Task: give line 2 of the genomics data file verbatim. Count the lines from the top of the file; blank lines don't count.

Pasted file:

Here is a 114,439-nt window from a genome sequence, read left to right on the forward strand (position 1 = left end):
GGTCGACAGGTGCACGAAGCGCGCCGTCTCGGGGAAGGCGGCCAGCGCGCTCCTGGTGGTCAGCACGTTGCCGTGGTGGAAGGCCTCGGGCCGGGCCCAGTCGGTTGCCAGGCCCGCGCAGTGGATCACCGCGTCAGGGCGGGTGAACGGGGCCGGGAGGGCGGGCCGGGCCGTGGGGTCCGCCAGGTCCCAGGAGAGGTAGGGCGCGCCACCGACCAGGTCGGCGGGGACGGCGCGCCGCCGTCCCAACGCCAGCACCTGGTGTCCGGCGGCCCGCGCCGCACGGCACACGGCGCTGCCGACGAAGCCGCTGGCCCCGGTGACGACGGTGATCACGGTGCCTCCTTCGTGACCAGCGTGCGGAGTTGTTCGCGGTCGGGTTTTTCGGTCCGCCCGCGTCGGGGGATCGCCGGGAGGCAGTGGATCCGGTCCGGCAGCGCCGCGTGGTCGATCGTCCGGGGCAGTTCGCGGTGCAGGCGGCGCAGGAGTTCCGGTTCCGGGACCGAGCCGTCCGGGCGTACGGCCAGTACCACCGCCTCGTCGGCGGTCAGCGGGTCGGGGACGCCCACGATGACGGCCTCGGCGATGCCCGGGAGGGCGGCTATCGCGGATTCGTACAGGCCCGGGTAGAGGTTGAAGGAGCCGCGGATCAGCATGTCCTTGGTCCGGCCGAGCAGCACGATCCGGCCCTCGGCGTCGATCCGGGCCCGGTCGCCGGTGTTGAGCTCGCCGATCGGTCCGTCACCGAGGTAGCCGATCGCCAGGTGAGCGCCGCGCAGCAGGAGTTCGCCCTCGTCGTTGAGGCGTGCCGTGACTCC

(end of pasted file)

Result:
GGTCGACAGGTGCACGAAGCGCGCCGTCTCGGGGAAGGCGGCCAGCGCGCTCCTGGTGGTCAGCACGTTGCCGTGGTGGAAGGCCTCGGGCCGGGCCCAGTCGGTTGCCAGGCCCGCGCAGTGGATCACCGCGTCAGGGCGGGTGAACGGGGCCGGGAGGGCGGGCCGGGCCGTGGGGTCCGCCAGGTCCCAGGAGAGGTAGGGCGCGCCACCGACCAGGTCGGCGGGGACGGCGCGCCGCCGTCCCAACGCCAGCACCTGGTGTCCGGCGGCCCGCGCCGCACGGCACACGGCGCTGCCGACGAAGCCGCTGGCCCCGGTGACGACGGTGATCACGGTGCCTCCTTCGTGACCAGCGTGCGGAGTTGTTCGCGGTCGGGTTTTTCGGTCCGCCCGCGTCGGGGGATCGCCGGGAGGCAGTGGATCCGGTCCGGCAGCGCCGCGTGGTCGATCGTCCGGGGCAGTTCGCGGTGCAGGCGGCGCAGGAGTTCCGGTTCCGGGACCGAGCCGTCCGGGCGTACGGCCAGTACCACCGCCTCGTCGGCGGTCAGCGGGTCGGGGACGCCCACGATGACGGCCTCGGCGATGCCCGGGAGGGCGGCTATCGCGGATTCGTACAGGCCCGGGTAGAGGTTGAAGGAGCCGCGGATCAGCATGTCCTTGGTCCGGCCGAGCAGCACGATCCGGCCCTCGGCGTCGATCCGGGCCCGGTCGCCGGTGTTGAGCTCGCCGATCGGTCCGTCACCGAGGTAGCCGATCGCCAGGTGAGCGCCGCGCAGCAGGAGTTCGCCCTCGTCGTTGAGGCGTGCCGTGACTCC